The Zambia Chamber of Mines (ZCM) has observed that the mining sector has stagnated because too much pressure has been mounted on it to service other sectors of the economy.
ZCM President Nathan Chishimba observed that the mines did not seem to be contributing much to the country because Zambia’s needs had grown faster than the mines were able to cope with.
“The historical understanding of the value of the mining sector to the country has been as a source of revenue and this understanding has led to a situation where the industry has somewhat stagnated, it hasn’t grown as much it should. Therefore, as the rest of the country’s needs expand with time, it’s appearing not to contribute as much as it should, when in fact what it should do is actually to be a key driver of growth in the economy. That’s the role which it should be taking up presently but it’s not in the growth mode presently, the growth is slower than it should be. We seem to have lost track of how mining should really be looked at. Mining is a long term business, typically it will take 10 to 20 years to prospect and develop a mining operation and we haven’t had many examples of that Zambia at the moment because the industry is now mainly perceived as a source of revenue, which is contrary to the actual natural pattern of looking at a mining company,” Chishimba explained.
“Typically for instance you will take 10 to 20 years to prospect, you take probably another five years to develop and build a mine…this process involves several billion Dollars to try and get to an operation and then obviously the pay back can’t come in two to three years, it will take typically about 20 or so years before you recover the investment that you put in a mining operation. Now, in our country right now we have allowed a narrative where we look at mines mainly as a source of revenue and that has significantly impacted on the mining sector because there is a lot of pressure to get as much revenue as we can from these operations in a very short period of time. We haven’t invested much but we hope to reap more, if you look at the President’s speech when he opened the Chambishi South Hall project, he was talking about in the order of K13 billion that has gone into the mining operations in the last 10 to 15 years. Now that’s a staggering amount of money that requires extended periods to get pay back from. So because of the way we look at mining in Zambia, we tend influence our policy makers who then try to put policies that are designed to maximise revenue rather than to foster the long term growth of the sector, which is unfortunate.”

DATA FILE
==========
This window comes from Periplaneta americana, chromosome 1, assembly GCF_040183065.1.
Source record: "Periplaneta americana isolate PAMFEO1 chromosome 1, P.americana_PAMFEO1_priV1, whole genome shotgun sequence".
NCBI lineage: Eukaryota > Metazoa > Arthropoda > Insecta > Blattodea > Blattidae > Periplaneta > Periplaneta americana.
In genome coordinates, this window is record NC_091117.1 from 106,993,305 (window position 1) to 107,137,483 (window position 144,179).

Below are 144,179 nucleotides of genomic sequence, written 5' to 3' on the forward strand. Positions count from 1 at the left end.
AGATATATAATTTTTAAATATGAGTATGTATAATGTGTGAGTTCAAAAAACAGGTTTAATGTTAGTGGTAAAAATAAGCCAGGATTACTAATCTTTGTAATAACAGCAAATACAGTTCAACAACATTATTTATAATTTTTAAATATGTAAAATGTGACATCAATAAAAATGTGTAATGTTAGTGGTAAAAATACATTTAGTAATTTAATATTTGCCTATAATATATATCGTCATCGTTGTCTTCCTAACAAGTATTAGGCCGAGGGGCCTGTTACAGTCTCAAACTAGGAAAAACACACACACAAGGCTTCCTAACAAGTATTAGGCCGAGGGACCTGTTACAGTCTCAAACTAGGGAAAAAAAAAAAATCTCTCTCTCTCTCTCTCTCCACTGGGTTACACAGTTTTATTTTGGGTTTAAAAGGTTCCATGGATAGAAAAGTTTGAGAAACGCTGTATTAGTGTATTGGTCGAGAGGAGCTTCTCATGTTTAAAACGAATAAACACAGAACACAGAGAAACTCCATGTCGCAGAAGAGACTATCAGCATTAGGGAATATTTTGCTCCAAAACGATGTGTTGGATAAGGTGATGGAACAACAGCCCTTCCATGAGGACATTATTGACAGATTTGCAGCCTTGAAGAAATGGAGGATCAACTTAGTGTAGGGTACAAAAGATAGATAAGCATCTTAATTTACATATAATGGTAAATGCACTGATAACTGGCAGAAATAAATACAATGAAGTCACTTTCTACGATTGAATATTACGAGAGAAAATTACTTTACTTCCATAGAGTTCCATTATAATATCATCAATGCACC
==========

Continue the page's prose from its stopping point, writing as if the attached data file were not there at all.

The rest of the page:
Chishimba said it was important to realize that mining needed an intensive, detailed investment plan.
“We can remedy this situation by taking a longer view. I think it’s important to view mining in its correct context. The way a mine starts is not through privatisation, it starts from a very detailed and intensive level of investment which then results in the mining operations. And we have seen a situation where those countries that have encouraged this time of long term view are getting the biggest benefits from mining. I would also like to say that mining is our comparative advantage as a country. So we need to look at a very strategic way of encouraging mining to assist our efforts to diversify into the other sectors,” he said.
Meanwhile, Chanda admired the growth of the mining sector in the neighbouring DRC and hoped for the same in Zambia.
“Congo is a very interesting case, when you at the common headlines, Congo represents confusion and so on but they have down well in one respect, which is to manage their mining sector very strategically. The DRC actually created an environment where exploration investment was very high to the extent that they were among the top 10 destinations globally for exploration investments in the world. And then after that, they did put in place a very proactive mining fiscal regime which remained in place for over 10 years. Essentially they set in place all the ingredients that are essential for good mining investments to the extent that the top four mining companies in the world are actually in Congo running operations there and that’s what we rate trying to advocate in Zambia that we need a very strategic approach and all these ingredients to come into place,” said Chishimba.
“Exploration investment must flow into Zambia, right now are hovering at very low levels, I think below $10 million annually as exploration investment. I know exploration investment globally has dropped but we need to be running with the big dogs by being able to attract all those big players in the world to come to Zambia. And there is no reason why they cannot come to Zambia. So I think we need to be predictable, we need to be able tpo have a very consistent approach to mining taxation, mini g policies and all other ingredients that represent a favourable environment for the sector to grow.”